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Soon, with the popularity of my videos came the bootlegging of my own tapes. Sometimes I would spot a new location to sell videos and they would already have the bootleg version of my videos in stock. Each of these situations would be handled differently. I might take all the bootlegs and dare the store owner to stop me, or if it was an old tape I wasn’t currently pushing, I would let him keep the bootlegs if he bought copies of the new tape too, informing him that he would be seeing me again. I wasn’t completely mad though, because those bootlegs served as promotion for anything new I would be putting out. By the time I got to a new location they had already heard of my product. The bootlegs were like free word-of-mouth promotion and it didn’t cost me anything to produce it. That is the divide many people have with bootlegs of this nature. With digital or even analog copies, the producer of the content doesn’t have a hefty duplication or distribution fee even though he doesn’t get compensated for it. However, the promotion they may get in return could be priceless. In fact, I saw Master P’s first movie, ‘Bout it, Bout it’ on bootleg like most other people did. That fame helped propel him to where he is now on the Forbes list with over 300 million in net worth.

bootleg-dvdsStill, the major negative about bootlegs to me, is that vendors have no discipline. Not only will they try to bootleg and sell anything of any quality, they will also race to the bottom to do it. The problem with bootleggers is that since they have no pride in their product, they will sell it cheaper and cheaper to attract a sale over the competition. Therefore, the worth of bootlegs or independent movies and CDs in general, fell through the floor. At its apex in the 1990s, copies, original or bootleg, could sell for $20 each. Now, you can get first run movies at 2 for $5.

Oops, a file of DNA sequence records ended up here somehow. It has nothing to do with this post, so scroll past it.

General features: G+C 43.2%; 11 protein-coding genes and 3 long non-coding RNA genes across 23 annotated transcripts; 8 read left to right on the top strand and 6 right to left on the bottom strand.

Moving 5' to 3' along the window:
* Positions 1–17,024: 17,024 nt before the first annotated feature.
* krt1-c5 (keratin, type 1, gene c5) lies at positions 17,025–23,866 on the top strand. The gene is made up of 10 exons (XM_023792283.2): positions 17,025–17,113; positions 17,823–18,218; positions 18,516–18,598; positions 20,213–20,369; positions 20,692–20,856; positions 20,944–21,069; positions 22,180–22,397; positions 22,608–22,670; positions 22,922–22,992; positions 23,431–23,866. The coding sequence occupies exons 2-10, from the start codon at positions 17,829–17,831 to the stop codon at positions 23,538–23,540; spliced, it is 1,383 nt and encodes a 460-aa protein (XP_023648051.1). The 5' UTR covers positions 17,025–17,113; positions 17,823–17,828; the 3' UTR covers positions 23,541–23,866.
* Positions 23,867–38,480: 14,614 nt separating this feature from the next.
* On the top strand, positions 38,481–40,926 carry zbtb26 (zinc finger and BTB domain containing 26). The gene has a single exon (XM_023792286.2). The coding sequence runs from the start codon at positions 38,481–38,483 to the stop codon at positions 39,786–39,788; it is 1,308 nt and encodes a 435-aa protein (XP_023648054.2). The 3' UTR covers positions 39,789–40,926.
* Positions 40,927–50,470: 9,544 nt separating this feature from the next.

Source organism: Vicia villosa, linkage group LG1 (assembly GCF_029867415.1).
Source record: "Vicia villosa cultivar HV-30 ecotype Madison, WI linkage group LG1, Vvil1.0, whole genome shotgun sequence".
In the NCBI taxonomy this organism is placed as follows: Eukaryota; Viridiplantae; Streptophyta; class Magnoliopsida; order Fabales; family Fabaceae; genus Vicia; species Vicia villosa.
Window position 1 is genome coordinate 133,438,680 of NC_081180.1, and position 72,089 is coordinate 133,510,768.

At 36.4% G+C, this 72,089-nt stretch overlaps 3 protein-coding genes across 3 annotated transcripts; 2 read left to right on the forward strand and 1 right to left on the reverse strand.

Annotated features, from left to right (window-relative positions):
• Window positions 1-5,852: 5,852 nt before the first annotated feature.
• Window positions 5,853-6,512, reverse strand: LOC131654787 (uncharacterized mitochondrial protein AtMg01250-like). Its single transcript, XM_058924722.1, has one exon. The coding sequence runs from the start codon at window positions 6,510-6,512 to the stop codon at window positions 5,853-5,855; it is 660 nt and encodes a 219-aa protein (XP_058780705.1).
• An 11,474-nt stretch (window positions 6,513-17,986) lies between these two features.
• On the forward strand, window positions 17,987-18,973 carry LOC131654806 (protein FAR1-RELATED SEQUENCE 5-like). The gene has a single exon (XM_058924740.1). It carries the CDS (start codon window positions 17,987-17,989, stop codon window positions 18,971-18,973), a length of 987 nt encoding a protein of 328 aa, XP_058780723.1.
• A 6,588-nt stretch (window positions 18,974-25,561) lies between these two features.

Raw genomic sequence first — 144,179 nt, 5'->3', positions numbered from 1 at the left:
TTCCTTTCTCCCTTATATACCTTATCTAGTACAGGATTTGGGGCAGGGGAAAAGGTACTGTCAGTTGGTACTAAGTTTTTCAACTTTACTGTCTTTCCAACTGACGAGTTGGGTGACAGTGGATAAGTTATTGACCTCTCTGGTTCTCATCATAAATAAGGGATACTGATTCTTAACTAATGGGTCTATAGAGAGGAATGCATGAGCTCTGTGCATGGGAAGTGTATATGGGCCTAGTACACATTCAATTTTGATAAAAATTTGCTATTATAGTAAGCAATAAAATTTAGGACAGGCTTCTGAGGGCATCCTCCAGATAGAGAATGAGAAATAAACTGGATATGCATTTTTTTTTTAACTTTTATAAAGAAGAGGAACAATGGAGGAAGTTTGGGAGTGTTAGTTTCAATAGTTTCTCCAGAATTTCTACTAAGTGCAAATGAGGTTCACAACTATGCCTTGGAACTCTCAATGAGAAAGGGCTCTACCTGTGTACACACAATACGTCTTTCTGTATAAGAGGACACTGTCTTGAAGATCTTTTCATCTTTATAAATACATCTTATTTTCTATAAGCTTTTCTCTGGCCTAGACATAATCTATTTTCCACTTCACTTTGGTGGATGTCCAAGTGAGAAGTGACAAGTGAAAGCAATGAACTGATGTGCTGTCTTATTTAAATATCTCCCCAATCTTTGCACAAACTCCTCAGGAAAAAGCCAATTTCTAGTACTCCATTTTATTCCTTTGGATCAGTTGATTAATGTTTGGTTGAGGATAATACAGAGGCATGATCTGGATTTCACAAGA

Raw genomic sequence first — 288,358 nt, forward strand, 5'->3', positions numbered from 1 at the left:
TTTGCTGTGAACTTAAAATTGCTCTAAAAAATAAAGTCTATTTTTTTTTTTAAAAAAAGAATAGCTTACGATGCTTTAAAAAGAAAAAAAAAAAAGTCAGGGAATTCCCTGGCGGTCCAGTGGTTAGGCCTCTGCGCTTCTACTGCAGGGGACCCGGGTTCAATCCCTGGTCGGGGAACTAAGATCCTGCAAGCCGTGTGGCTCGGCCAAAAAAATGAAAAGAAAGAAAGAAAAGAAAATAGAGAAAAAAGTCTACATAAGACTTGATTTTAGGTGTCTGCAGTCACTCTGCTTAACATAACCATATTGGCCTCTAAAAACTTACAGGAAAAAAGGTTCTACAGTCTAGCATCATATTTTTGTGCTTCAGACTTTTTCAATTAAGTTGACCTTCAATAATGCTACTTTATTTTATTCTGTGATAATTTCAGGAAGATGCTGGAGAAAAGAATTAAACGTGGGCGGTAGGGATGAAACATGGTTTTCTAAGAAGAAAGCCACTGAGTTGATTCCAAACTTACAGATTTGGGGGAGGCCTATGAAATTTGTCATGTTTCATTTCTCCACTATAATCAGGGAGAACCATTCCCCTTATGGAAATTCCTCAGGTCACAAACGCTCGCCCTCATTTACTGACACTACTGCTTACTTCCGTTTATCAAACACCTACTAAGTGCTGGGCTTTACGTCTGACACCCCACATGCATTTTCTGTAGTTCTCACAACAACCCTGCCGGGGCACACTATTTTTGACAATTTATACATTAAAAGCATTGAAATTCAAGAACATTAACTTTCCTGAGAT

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The growth of streaming technology and YouTube hasn’t helped the independent market either. I often find independent uploads of my material on-line with many more times the hits on their page than mine, even though I’m the producer. It doesn’t bother me though, because that just means more people have seen my material in places where I can’t afford to promote at this time. Later, when I produce my 20 year anniversary deluxe editions, I will already have an audience who is familiar with my work, even if they don’t know it right now. So it’s kind of a win-win situation for me, as long as I plan on making new material or keeping my video production legacy alive.

SOHH-The-Cypher

Bootleg –1. (verb) Make, distribute, or sell (illicit goods, esp. liquor, computer software, or recordings) illegally 2. (noun) An illegal musical recording, esp. one made at a concert.

Kurt Nice

Kurt Nice aka Kurtiss Jackson is a behind the scenes pioneer in the Hip Hop Kulture, creating the first nationally distributed video mix tape series, Shades of Hip Hop, in the late 1990s. Since touring the country with the Stop the Violence Movement and the Temple of Hip Hop as KRS-ONE’s National Marketing Director, Kurt Nice has been a constant commentator on conscious Hip Hop and its relevance to the new rap music of today, through radio and cable appearances. contact Kurt at info@hiphoplives.net